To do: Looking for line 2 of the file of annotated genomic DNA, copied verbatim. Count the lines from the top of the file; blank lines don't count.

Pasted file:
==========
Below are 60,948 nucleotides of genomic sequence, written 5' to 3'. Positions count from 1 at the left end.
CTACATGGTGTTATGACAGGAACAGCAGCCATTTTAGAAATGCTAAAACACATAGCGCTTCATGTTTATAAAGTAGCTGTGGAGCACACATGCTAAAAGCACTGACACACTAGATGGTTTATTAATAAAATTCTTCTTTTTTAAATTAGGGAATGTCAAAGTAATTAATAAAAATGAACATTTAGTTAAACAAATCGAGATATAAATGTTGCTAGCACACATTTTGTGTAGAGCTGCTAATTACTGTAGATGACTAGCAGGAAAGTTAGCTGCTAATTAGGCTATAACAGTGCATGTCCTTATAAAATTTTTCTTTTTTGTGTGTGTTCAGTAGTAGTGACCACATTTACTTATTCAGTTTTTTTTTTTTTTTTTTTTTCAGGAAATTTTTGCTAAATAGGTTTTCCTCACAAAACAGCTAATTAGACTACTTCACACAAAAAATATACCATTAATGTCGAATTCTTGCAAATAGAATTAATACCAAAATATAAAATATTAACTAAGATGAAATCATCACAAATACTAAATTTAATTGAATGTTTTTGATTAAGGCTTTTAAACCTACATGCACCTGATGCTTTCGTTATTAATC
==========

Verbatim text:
CTACATGGTGTTATGACAGGAACAGCAGCCATTTTAGAAATGCTAAAACACATAGCGCTTCATGTTTATAAAGTAGCTGTGGAGCACACATGCTAAAAGCACTGACACACTAGATGGTTTATTAATAAAATTCTTCTTTTTTAAATTAGGGAATGTCAAAGTAATTAATAAAAATGAACATTTAGTTAAACAAATCGAGATATAAATGTTGCTAGCACACATTTTGTGTAGAGCTGCTAATTACTGTAGATGACTAGCAGGAAAGTTAGCTGCTAATTAGGCTATAACAGTGCATGTCCTTATAAAATTTTTCTTTTTTGTGTGTGTTCAGTAGTAGTGACCACATTTACTTATTCAGTTTTTTTTTTTTTTTTTTTTTCAGGAAATTTTTGCTAAATAGGTTTTCCTCACAAAACAGCTAATTAGACTACTTCACACAAAAAATATACCATTAATGTCGAATTCTTGCAAATAGAATTAATACCAAAATATAAAATATTAACTAAGATGAAATCATCACAAATACTAAATTTAATTGAATGTTTTTGATTAAGGCTTTTAAACCTACATGCACCTGATGCTTTCGTTATTAATC